I don’t even like cake, but if you were offered cake for free, don’t you think you’d probably have a piece? Then at the Christmas party, Aunt Elizabeth says, “Oh, no one likes my cake. Looks like one person took a piece.” Would you walk away and disappoint her or would you take just a “titch” more to make her feel somewhat fulfilled? Maybe it’s just fun to say. “Titch.”
Slang is one of the wonderful aspects of our ever evolving cultural dialects.
I recently read that in Ohio, they say such things as, “Where’s me a dog?”, to which “Here’s you a dog,” is the only logical response. Idioms are one of the signs that language has adapted over the years. It’s interesting to find out that what you think a word means in one state could vary in the next.
For example, the word “titch” comes from the name of an irregularly small music performer who went by the name of Little Tich. Fun fact: He was also born with slightly webbed hands with an extra finger on each.
I’ve always been interested in accents and regional slang in particular. In Florida, I remember hearing “funna” a lot, especially among young guys who thought they were “cool”. If you’ve never heard anyone say “funna” before, it’s a rough translation of “going to”. Somehow, along the line, the true nature of the phrase, “I’m going to turn 12 next year,” turned into “I’m gonna be 12 next year,” which in turn melts down into something similar to listening to the sound of eggs frying themselves to a crisp on a hot sidewalk in the summer: “I funna be 12.”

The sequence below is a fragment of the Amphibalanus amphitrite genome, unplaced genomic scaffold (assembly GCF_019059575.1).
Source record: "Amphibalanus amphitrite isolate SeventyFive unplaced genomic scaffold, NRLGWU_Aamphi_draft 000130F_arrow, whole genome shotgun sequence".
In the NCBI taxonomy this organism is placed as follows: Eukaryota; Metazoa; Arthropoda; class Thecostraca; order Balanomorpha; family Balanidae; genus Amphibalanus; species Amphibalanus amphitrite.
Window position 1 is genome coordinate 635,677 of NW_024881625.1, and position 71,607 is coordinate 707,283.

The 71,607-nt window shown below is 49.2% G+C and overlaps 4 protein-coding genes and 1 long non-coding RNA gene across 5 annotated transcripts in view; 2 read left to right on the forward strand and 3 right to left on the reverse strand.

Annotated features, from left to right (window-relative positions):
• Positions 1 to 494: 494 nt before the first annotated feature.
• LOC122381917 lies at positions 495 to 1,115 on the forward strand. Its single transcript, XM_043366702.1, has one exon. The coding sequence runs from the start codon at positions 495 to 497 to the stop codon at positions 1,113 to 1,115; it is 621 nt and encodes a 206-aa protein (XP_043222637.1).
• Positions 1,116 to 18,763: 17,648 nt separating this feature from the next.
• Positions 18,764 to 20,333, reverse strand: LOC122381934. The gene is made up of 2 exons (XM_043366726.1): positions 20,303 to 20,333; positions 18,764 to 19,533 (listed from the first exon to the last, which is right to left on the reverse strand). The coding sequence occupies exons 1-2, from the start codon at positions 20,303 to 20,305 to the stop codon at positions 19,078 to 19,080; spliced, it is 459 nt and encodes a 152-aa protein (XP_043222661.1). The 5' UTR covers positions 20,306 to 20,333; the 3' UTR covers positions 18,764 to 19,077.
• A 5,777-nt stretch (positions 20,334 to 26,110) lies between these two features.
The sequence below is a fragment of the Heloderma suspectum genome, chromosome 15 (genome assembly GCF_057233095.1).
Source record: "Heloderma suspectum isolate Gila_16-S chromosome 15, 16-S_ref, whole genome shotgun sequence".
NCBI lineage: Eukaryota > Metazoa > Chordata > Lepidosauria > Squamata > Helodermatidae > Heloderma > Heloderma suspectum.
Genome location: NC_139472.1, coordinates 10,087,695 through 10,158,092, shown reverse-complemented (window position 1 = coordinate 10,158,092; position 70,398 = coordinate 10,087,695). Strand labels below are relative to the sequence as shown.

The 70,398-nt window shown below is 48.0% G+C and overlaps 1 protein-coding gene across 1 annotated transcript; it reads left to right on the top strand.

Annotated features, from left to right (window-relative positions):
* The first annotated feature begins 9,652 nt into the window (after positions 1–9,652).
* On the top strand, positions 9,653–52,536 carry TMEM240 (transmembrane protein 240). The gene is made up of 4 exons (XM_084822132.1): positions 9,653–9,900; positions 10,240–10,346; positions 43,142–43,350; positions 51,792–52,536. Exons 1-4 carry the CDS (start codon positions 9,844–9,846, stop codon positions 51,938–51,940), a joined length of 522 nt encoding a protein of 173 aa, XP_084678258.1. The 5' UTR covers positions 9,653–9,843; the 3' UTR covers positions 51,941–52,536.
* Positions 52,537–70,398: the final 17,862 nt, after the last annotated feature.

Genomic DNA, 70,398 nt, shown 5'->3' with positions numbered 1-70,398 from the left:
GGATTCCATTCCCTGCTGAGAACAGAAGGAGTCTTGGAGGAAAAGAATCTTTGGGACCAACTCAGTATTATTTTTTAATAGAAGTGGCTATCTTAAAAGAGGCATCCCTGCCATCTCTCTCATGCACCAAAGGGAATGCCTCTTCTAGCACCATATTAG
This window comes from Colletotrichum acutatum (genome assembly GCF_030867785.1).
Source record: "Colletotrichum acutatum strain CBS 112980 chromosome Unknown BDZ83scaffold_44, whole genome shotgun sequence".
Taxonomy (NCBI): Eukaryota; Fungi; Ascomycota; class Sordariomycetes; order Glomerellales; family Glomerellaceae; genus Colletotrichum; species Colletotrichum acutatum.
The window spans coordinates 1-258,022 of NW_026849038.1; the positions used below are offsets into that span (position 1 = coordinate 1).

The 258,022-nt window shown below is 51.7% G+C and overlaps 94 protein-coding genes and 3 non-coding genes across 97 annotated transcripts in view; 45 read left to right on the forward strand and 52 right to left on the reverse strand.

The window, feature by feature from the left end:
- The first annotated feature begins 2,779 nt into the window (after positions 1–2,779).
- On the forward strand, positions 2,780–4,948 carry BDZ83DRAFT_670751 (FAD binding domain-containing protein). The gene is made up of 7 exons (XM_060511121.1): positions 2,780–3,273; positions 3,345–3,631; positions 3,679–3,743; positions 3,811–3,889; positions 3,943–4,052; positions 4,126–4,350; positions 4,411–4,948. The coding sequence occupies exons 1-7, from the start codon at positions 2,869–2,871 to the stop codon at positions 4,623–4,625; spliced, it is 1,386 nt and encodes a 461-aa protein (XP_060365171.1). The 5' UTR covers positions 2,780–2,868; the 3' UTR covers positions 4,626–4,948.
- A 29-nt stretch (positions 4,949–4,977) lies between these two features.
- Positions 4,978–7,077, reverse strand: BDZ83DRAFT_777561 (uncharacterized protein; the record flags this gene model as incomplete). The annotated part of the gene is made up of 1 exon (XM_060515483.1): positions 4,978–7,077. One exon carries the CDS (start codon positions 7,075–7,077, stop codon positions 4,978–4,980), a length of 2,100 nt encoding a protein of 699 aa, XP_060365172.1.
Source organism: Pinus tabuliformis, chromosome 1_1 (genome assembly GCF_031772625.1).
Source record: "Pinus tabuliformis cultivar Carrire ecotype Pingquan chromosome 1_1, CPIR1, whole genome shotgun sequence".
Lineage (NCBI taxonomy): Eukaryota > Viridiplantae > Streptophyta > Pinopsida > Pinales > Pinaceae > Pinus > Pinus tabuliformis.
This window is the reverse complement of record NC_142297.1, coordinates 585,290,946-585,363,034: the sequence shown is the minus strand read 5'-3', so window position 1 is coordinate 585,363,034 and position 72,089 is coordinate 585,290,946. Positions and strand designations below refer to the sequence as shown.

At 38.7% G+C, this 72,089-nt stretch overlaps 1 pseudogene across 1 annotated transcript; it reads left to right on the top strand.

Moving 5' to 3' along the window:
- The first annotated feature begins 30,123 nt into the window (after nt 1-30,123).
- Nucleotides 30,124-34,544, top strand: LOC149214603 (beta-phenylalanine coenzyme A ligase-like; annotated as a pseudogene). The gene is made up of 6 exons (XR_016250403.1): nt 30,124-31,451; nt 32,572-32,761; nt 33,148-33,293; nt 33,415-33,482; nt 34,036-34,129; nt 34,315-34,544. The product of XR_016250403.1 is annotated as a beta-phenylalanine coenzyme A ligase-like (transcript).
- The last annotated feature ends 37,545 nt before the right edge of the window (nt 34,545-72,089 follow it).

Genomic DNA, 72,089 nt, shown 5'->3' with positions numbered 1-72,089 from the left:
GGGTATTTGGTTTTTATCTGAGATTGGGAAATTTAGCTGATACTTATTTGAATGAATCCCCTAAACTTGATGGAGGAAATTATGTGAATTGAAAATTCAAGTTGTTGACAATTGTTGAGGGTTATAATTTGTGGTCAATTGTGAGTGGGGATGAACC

Or, if you go a little further north, say, Tennessee, I’ve heard people say “fixin’,” as in, “I’m fixin’ to go to the store.”
You might hear this in passing, and think, “What???” especially if you’re equipped with a literal frame of mind. Your brain might conjure up the image of someone who’s gathering up joists and drywall adhering apparatus to add on another room to a local coffee shop.
Now, if you listened to my mother speak for more than a minute, you might think she’d descended from Jewish New Yorkers, what with her accented version of “kwaw-fee” juxtaposed with her frequent bouts of “oy vey”s. Where did she learn these words from? Who knows.
Here is a list of words, I’d like to use in everyday conversation, but I rarely have the chance to, just because they’re so esoteric:
- Heartless wench
After sitting on this post for three days, I’m realizing I might like synonyms for tiny things, too. See:
- Mite bit
- Not a whit more
Are there words so finely tuned in other languages? What are the Spanish or French versions for such minuscule measurements? From my two years of Spanish in middle school and three years of French high school/college, all I got it is gross and/or mas. Which are terms for large items…
I don’t know what A-Tisket A-Tasket means, but this clip is sort of cute.